Evolving style with Martin Nicolausson
Drawing as much inspiration from the past as the future, Martin Nicolausson combines digital and analogue elements to create abstract artworks which are nostalgic and bold in equal measure.
It is easy to get lost in Martin’s portfolio; his carefully curated collection of visuals conjuring up a whole new dimension where everything is a little off kilter and far more interesting. Delving through this new world, it is near impossible to get bored as Martin strives to make each piece he produces completely individual, conjuring surreal and surprising results.
This focus on originality has won him commissions both in Sweden, where he is from, and around the world, his impressive list of clients including the likes of The New York Times, Selfridges, Topman and Wrap Magazine.
Can you tell us about how your unique illustrative style came about?
Stylistically my work has evolved quite a lot since I started out, and it still is. In fact I make a point out of not getting too comfortable doing just one thing. I think it’s super important to have this mindset if you want to keep working in this business for a while. The Internet is just one big
The Internet is just one big feedback loop; things get copied, imitated, repeated and eventually played out. I
feedback loop; things get copied, imitated, repeated and eventually played out. It’s important to have a unique style, but perhaps even more important that this style, and the ideas, are constantly moving forward.
One of the things we love most about your work is you varied, unorthodox use of colour. Can you tell us how you go about choosing colours for each project?
I don’t think there is any real logic to how I choose my colours. I usually go for something muted but I use a lot of them, which is a bit odd considering I did everything in greyscale a few years back…
I’m always looking for colour combinations when out and about. The idea is to build a reference library, but for some reason I almost never end up using any of them.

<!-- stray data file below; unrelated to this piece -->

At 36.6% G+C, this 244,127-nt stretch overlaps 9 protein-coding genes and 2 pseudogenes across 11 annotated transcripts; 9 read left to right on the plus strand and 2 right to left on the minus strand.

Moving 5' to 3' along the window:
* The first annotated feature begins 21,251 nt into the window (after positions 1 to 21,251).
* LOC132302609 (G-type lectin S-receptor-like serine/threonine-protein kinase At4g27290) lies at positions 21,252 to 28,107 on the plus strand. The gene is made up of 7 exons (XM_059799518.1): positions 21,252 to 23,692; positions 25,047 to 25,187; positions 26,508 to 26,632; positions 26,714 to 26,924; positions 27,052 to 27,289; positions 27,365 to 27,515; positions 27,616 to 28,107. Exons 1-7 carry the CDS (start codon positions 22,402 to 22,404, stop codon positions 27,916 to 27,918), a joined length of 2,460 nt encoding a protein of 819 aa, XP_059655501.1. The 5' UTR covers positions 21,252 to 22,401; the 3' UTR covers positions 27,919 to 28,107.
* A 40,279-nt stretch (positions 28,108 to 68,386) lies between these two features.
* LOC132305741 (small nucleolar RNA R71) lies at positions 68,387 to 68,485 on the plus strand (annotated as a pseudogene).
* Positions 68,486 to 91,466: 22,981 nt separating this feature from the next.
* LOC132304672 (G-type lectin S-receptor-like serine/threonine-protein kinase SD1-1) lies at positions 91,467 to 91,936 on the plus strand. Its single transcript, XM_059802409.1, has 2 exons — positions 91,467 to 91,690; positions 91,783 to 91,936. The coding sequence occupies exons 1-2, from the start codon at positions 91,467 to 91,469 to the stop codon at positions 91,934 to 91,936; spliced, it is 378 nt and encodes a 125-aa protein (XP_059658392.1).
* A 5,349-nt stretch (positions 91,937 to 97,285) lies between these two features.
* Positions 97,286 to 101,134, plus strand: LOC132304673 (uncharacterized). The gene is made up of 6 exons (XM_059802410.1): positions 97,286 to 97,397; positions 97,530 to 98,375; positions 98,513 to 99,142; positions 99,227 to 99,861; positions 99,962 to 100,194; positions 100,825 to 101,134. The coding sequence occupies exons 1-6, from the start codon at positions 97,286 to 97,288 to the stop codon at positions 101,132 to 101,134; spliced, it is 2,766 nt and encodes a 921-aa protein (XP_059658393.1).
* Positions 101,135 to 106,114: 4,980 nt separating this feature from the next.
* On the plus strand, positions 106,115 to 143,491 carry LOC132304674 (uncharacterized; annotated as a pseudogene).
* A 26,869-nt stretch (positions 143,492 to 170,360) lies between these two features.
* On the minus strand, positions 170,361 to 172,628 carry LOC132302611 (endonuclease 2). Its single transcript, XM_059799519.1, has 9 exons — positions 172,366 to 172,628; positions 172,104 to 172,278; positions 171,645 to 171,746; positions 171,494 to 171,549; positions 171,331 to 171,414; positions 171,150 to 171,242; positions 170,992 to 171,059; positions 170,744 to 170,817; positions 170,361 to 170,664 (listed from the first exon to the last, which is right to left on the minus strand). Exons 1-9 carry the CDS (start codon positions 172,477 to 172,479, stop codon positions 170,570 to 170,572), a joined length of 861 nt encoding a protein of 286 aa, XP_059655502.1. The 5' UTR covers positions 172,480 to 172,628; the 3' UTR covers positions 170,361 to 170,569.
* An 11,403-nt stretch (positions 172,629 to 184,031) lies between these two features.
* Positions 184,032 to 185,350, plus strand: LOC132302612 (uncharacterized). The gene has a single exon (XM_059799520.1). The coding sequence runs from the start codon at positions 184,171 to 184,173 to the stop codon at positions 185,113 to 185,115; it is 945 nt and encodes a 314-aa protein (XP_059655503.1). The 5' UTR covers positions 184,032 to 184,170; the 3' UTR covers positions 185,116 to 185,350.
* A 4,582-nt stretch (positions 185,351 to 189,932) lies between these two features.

You often use abstraction within your work. Is it difficult to know when to stop abstracting or does this come quite naturally?
I like not to state things too clearly… It’s just the kind of work I enjoy the most personally. But it also depends a lot on what the context is, sometimes the work has to communicate more directly. It’s a balancing act and at times will take conscious deliberation, I suppose.
What’s your process? And is there a tool you could not live without?
I could not live without the computer, it’s my tool of choice. I hardly even use pencils anymore. I’ll usually do sketches and everything on it. Apart from that my process is very open, I’ll just draw lots of stuff and then piece what fits together, together.
Are there any illustrators work or trends in illustration you have particularly been inspired by recently?
I tend to shy away from trends, I know my work doesn’t live entirely outside of them but I think there’s a sweet-spot somewhere in-between being inspired by and being totally irreverent to trends. I’ll see work that I love all the time but then I’ll try to do something different, hopefully.
If you could visit the studio of any artist or illustrator who would it be and why?
Picasso, because who wouldn’t?
Have you read any interesting books lately?
I just leafed through – there’s no other way of reading it – Age of Earthquakes, a new book by Hans Ulrich Obrist, Douglas Coupland and Shumon Basar, and quite enjoyed it. It’s like the 2015 version of The Medium is the Massage.. I’m very much into the futuristic stuff at the moment.
What has been your favourite job from your career?
It’s really hard to name just one, but I love working on something where there’s a meaningful conversation with the art director and the work ends up being something I would not have conceived entirely on my own. With that being said I also love working on commissions where there’s total freedom given by the client.
What’s your dream job?
Whatever my next commission is.
What advice would you give to an illustrator who was just starting out?
Try to find your own voice, but realise it won’t happen overnight.
It’s ok to be inspired by trends and what others are doing when starting out, but perhaps only publish the work that you yourself feel has a certain amount of originality.
Finally, what’s next for you? Any creative projects you would like to mention?
I’m currently on parental leave with my 1 and a half year old so work has taken the backseat a bit. I will be taking part in a few upcoming group shows though. One I’m in that’s coming up soon is CommuteNiceLondon at KK Outlet, which opened on the 2nd of July.